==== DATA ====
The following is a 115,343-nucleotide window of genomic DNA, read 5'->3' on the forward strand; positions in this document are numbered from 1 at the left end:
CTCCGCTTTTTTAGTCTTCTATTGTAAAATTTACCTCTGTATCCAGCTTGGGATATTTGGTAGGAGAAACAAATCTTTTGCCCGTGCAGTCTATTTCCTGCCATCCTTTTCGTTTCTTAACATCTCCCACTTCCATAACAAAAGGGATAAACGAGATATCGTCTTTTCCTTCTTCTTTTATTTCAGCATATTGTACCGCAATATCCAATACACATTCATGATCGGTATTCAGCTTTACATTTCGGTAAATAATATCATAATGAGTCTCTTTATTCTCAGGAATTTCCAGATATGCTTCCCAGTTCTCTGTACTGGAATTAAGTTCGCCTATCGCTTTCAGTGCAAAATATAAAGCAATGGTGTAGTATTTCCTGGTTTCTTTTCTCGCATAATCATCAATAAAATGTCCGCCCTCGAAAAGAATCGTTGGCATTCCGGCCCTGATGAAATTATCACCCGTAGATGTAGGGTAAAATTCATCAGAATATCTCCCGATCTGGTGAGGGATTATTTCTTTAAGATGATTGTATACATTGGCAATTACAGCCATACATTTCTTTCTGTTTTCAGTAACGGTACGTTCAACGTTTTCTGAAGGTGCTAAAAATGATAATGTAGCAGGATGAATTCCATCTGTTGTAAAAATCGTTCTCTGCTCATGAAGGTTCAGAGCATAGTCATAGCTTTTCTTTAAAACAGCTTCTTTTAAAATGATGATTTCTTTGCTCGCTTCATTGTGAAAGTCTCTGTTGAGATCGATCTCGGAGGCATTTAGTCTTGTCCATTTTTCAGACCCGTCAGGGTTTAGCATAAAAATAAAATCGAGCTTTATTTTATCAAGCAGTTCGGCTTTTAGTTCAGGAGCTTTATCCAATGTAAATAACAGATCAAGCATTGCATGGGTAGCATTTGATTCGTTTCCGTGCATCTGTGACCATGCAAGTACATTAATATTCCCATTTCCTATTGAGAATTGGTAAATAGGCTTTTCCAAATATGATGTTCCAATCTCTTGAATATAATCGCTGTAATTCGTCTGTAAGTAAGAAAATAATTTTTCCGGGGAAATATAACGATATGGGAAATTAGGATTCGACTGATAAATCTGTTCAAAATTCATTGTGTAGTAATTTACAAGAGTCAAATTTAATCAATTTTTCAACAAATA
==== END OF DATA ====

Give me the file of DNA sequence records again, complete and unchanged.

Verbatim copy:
The following is a 115,343-nucleotide window of genomic DNA, read 5'->3' on the forward strand; positions in this document are numbered from 1 at the left end:
CTCCGCTTTTTTAGTCTTCTATTGTAAAATTTACCTCTGTATCCAGCTTGGGATATTTGGTAGGAGAAACAAATCTTTTGCCCGTGCAGTCTATTTCCTGCCATCCTTTTCGTTTCTTAACATCTCCCACTTCCATAACAAAAGGGATAAACGAGATATCGTCTTTTCCTTCTTCTTTTATTTCAGCATATTGTACCGCAATATCCAATACACATTCATGATCGGTATTCAGCTTTACATTTCGGTAAATAATATCATAATGAGTCTCTTTATTCTCAGGAATTTCCAGATATGCTTCCCAGTTCTCTGTACTGGAATTAAGTTCGCCTATCGCTTTCAGTGCAAAATATAAAGCAATGGTGTAGTATTTCCTGGTTTCTTTTCTCGCATAATCATCAATAAAATGTCCGCCCTCGAAAAGAATCGTTGGCATTCCGGCCCTGATGAAATTATCACCCGTAGATGTAGGGTAAAATTCATCAGAATATCTCCCGATCTGGTGAGGGATTATTTCTTTAAGATGATTGTATACATTGGCAATTACAGCCATACATTTCTTTCTGTTTTCAGTAACGGTACGTTCAACGTTTTCTGAAGGTGCTAAAAATGATAATGTAGCAGGATGAATTCCATCTGTTGTAAAAATCGTTCTCTGCTCATGAAGGTTCAGAGCATAGTCATAGCTTTTCTTTAAAACAGCTTCTTTTAAAATGATGATTTCTTTGCTCGCTTCATTGTGAAAGTCTCTGTTGAGATCGATCTCGGAGGCATTTAGTCTTGTCCATTTTTCAGACCCGTCAGGGTTTAGCATAAAAATAAAATCGAGCTTTATTTTATCAAGCAGTTCGGCTTTTAGTTCAGGAGCTTTATCCAATGTAAATAACAGATCAAGCATTGCATGGGTAGCATTTGATTCGTTTCCGTGCATCTGTGACCATGCAAGTACATTAATATTCCCATTTCCTATTGAGAATTGGTAAATAGGCTTTTCCAAATATGATGTTCCAATCTCTTGAATATAATCGCTGTAATTCGTCTGTAAGTAAGAAAATAATTTTTCCGGGGAAATATAACGATATGGGAAATTAGGATTCGACTGATAAATCTGTTCAAAATTCATTGTGTAGTAATTTACAAGAGTCAAATTTAATCAATTTTTCAACAAATA